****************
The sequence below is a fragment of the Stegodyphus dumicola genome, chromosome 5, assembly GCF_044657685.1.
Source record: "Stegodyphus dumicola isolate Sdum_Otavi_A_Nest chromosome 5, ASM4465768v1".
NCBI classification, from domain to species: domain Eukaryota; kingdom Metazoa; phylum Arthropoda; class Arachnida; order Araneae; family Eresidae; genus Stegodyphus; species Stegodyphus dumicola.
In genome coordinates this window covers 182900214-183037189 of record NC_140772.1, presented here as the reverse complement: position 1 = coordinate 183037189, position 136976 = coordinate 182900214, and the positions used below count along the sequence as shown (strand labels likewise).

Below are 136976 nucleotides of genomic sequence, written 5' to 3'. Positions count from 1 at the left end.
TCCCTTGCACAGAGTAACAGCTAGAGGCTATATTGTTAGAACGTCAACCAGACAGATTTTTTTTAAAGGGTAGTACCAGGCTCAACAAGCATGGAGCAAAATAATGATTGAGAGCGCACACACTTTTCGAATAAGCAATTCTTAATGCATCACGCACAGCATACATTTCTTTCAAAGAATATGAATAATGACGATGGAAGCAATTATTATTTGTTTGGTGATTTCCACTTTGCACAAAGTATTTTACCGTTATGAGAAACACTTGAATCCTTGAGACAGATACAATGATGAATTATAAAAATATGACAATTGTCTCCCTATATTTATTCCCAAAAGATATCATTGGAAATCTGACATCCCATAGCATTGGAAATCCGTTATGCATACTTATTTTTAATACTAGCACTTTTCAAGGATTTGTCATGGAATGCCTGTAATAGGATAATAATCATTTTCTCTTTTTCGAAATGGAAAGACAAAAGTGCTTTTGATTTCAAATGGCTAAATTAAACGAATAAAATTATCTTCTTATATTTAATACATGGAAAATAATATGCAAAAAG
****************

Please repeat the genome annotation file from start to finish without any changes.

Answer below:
The sequence below is a fragment of the Stegodyphus dumicola genome, chromosome 5, assembly GCF_044657685.1.
Source record: "Stegodyphus dumicola isolate Sdum_Otavi_A_Nest chromosome 5, ASM4465768v1".
NCBI classification, from domain to species: domain Eukaryota; kingdom Metazoa; phylum Arthropoda; class Arachnida; order Araneae; family Eresidae; genus Stegodyphus; species Stegodyphus dumicola.
In genome coordinates this window covers 182900214-183037189 of record NC_140772.1, presented here as the reverse complement: position 1 = coordinate 183037189, position 136976 = coordinate 182900214, and the positions used below count along the sequence as shown (strand labels likewise).

Below are 136976 nucleotides of genomic sequence, written 5' to 3'. Positions count from 1 at the left end.
TCCCTTGCACAGAGTAACAGCTAGAGGCTATATTGTTAGAACGTCAACCAGACAGATTTTTTTTAAAGGGTAGTACCAGGCTCAACAAGCATGGAGCAAAATAATGATTGAGAGCGCACACACTTTTCGAATAAGCAATTCTTAATGCATCACGCACAGCATACATTTCTTTCAAAGAATATGAATAATGACGATGGAAGCAATTATTATTTGTTTGGTGATTTCCACTTTGCACAAAGTATTTTACCGTTATGAGAAACACTTGAATCCTTGAGACAGATACAATGATGAATTATAAAAATATGACAATTGTCTCCCTATATTTATTCCCAAAAGATATCATTGGAAATCTGACATCCCATAGCATTGGAAATCCGTTATGCATACTTATTTTTAATACTAGCACTTTTCAAGGATTTGTCATGGAATGCCTGTAATAGGATAATAATCATTTTCTCTTTTTCGAAATGGAAAGACAAAAGTGCTTTTGATTTCAAATGGCTAAATTAAACGAATAAAATTATCTTCTTATATTTAATACATGGAAAATAATATGCAAAAAG